Have you ever been lost in the city? The feeling of fear, anxiety, and uncertainty as you wander without a sense of direction. The maps on your phone don’t seem to cooperate, and you feel somewhat awkward as you keep going in circles, trying to find your way. The speculative service NeverLost utilizes magnetic pathways to provide people with intuitive orientation, inspired by the natural sense of magnetoreception found in animals.
The project is portrayed with a satirical approach through the use of a commercial brand and promotional materials such as brochures generated by artificial intelligence.
Newspaper articles from a potential future and devastated promotional posters create a juxtaposition between the marketing approach and the actual implications of the technology.The project prompts contemplation on the ethical and philosophical implications of technological advancement. One of the key aspects of the research is the question of what happens when technology becomes directly connected to the human body, in this case through a chip in the motor cortex. When our movement is made so effortless that we no longer have to think about where we’re going, our navigation becomes purely pragmatic. However, this raises the question: do we lose the poetics and humanity of getting lost? Is it humane to integrate technology into our bodies, even if its purpose is to make our lives easier?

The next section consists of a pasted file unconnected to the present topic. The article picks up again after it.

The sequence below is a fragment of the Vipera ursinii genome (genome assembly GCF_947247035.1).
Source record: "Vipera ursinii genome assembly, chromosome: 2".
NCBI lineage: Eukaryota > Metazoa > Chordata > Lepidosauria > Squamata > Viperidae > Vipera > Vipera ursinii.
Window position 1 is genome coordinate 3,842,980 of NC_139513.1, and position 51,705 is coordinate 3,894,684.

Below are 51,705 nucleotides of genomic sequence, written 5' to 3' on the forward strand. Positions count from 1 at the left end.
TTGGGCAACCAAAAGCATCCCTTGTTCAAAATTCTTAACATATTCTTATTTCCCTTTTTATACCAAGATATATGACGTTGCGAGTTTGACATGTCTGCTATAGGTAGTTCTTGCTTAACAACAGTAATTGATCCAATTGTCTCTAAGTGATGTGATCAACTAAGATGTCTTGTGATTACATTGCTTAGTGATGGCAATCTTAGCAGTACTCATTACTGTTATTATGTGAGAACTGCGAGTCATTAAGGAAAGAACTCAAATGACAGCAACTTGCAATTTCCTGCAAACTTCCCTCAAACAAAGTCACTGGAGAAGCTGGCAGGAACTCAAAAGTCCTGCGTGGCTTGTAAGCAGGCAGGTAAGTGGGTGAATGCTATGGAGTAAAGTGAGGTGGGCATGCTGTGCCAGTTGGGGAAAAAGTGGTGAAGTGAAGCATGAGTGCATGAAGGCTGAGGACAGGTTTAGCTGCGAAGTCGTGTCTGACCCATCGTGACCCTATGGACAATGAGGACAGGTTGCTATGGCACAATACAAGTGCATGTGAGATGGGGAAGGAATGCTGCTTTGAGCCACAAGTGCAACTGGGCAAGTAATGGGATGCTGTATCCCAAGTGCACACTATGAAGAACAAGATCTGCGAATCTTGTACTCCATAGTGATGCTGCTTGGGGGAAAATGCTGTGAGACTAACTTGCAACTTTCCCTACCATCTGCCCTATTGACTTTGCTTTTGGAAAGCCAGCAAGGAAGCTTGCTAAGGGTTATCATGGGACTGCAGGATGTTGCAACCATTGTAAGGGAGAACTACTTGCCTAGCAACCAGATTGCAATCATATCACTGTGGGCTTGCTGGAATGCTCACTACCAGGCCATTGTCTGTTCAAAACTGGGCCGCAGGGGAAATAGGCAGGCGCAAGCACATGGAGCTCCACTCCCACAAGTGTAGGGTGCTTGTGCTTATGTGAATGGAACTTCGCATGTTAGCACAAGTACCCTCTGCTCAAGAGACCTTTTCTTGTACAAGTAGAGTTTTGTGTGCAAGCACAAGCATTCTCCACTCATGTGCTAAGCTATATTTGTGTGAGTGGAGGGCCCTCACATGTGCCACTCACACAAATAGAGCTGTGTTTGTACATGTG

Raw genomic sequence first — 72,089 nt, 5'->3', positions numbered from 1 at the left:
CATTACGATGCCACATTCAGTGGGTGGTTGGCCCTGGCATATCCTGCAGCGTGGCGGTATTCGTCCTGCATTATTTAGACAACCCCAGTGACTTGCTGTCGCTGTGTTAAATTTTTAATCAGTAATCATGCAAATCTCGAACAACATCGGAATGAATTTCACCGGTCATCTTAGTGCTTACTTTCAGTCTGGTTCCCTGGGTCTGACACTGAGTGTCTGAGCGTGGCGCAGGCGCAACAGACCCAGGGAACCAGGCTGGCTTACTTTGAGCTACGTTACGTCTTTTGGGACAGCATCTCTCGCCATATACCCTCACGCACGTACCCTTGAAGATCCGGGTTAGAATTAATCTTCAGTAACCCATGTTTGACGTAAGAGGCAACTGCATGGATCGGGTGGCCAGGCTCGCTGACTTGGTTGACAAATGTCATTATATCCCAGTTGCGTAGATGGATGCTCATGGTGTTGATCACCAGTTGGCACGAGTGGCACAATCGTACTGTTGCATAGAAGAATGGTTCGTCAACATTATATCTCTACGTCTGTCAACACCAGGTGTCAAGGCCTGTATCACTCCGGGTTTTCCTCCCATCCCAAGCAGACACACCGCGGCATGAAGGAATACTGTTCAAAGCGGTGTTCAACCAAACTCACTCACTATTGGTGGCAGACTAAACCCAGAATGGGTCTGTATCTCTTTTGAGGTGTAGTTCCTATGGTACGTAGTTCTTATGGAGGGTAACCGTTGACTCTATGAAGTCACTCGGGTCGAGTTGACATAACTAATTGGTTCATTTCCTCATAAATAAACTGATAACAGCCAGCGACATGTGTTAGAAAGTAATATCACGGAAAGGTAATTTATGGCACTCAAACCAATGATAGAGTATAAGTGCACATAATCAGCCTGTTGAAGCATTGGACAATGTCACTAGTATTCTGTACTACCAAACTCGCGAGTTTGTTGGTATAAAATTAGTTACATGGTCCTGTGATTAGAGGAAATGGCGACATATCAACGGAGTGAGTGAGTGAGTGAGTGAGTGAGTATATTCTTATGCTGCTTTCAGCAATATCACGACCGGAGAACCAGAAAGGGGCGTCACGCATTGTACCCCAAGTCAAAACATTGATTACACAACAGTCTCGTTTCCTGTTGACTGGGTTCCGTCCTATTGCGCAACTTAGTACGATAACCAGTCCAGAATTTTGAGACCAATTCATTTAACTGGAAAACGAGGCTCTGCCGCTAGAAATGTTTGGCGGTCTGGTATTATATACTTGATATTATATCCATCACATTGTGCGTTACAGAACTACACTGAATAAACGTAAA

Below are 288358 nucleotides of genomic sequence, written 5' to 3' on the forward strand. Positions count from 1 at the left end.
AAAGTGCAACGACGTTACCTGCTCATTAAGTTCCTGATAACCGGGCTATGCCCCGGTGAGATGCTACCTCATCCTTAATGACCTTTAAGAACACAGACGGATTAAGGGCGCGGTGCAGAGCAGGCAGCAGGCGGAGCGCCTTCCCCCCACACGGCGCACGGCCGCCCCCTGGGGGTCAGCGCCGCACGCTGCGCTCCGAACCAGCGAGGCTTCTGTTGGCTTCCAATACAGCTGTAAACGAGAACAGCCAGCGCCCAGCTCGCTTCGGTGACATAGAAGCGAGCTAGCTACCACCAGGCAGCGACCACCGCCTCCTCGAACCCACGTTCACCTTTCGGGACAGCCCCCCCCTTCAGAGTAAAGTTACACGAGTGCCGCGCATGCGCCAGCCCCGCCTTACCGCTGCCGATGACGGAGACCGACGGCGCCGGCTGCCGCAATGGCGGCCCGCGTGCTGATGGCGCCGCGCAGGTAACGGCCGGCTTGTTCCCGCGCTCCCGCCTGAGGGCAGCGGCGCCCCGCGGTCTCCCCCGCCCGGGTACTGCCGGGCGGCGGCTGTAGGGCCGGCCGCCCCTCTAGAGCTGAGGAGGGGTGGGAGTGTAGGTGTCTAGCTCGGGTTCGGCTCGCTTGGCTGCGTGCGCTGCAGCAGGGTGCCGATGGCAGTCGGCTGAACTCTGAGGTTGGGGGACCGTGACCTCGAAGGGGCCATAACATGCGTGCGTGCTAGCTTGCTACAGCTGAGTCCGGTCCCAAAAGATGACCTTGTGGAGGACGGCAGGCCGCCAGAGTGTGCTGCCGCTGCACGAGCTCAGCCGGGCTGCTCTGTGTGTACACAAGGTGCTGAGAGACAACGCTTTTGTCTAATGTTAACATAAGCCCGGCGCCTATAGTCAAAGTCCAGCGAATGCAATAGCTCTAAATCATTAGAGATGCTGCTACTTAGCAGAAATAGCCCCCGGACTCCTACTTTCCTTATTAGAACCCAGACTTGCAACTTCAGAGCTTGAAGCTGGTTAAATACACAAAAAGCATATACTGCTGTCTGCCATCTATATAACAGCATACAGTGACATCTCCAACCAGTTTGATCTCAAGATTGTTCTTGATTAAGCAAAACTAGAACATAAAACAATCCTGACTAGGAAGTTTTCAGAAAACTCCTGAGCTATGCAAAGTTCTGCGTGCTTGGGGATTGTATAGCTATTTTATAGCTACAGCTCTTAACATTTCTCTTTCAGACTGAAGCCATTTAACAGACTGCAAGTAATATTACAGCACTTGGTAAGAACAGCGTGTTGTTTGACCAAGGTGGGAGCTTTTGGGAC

Ema Čimbur was born in 2001 in Zadar. After finishing high school, she enrolled in the School of Design at the Faculty of Architecture in Zagreb, majoring in industrial design. Academic year 2021/2022. She completed her undergraduate studies and enrolled in graduate studies with the goal of continuing her education in the field of design. During her studies, she participates in workshops, collaborates with other faculties and designs exhibitions. At Zagreb Design Week 2022, she exhibits among the selected finalists. At the Biennale of Croatian Design 21/22 she received the award for the best work in the student category of industrial design for her Space terrace project. She is currently finishing her first year of graduate studies, and since this academic year she has been working as a demonstrator at the faculty. Her work focuses on social, critical, design in an urban context that is based on activism and with her work she tries to solve the problems she encounters in her environment and social community.